The Delicate Arch Viewpoint Road is closed. All other roads and trails remain open, but many trails are snowy, icy, and dangerous. Please inquire at the visitor center for the most up-to-date conditions.
Construction Update - 11/25/2013
Construction work continues at the Devils Garden parking lot, limiting parking and causing occasional delays. Visitors can avoid the area by turning around at Sand Dune Arch. More »
Hairy Goldenaster (Hispid Goldenaster)
Synonym: Heterotheca villosa var. hispida
Family: Asteraceae (A Utah Flora – Compositae) – Sunflower Family
Perennial herbs; stems 5.9” to 1.6' (1.5 to 5 dm) tall
Leaves: alternate; simple; has hairs; 0.2” to 2” (0.5 to 5 cm) long, 0.08” to 0.4” (2 to 10 mm) wide
Flowers: yellow ray flowers and yellow disk flowers; flower head appears to be a single flower, but is composed of several flowers (a composite). 10-25 yellow rays are 0.24” to 0.4” (6 to 10 mm) long
Pollinators: other genera in this family are pollinated by insects
Fruits: achene – 1 seeded with hard shell
Blooms in Arches National Park: March, April, May, June, July, August, September, October, November
Habitat in Arches National Park: desert shrub, grassland and pinyon-juniper communities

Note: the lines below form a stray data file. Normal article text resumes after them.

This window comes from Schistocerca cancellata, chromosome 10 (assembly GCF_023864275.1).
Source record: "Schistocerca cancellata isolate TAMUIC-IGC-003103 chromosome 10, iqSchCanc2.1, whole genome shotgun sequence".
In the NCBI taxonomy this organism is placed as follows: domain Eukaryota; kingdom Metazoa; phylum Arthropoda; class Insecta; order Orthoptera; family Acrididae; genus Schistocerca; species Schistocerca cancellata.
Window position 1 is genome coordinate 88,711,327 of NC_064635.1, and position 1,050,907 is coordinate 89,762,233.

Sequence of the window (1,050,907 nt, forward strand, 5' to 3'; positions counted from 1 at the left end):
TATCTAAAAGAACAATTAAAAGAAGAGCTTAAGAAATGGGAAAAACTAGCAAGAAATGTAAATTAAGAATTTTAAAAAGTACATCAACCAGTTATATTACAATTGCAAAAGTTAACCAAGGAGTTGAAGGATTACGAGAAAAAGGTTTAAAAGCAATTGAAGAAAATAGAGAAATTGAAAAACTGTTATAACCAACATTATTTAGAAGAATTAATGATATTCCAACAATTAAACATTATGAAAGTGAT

Location seen: park road mile 0 to 2.5, Fiery Furnace
Other: The genus name, “Chrysopsis”, is from "chrysos" which means "golden," and “opsis” which means “bearing a resemblance or appearance” referring to the golden color of the flower heads. The genus name, “Heterotheca”, is from the Greek “hetero” meaning “different” and “theke” meaning “ovary”, referring to the unlike achenes of the ray and disk florets. The species name, “villosa”, means “soft-hairy” and refers to the gray hairs on the leaves and stems. The variety name, “hispida”, means “rough, with bristly hairs”.
This family is the most advanced and complex of the dicots. The family is rich in oils and resins and is found in every part of the world, but is infrequent in the tropical rainforest. Aquatic or semi-aquatic species are also uncommon.
Did You Know?
Even though graffiti is prohibited by law, rangers and volunteer groups spend hundreds of hours every year removing it in Arches. Please join us in protecting the park by not leaving your mark. If you discover graffiti in the park, please let us know. Otherwise, make memories, take pictures, but leave no visible trace of your visit. More...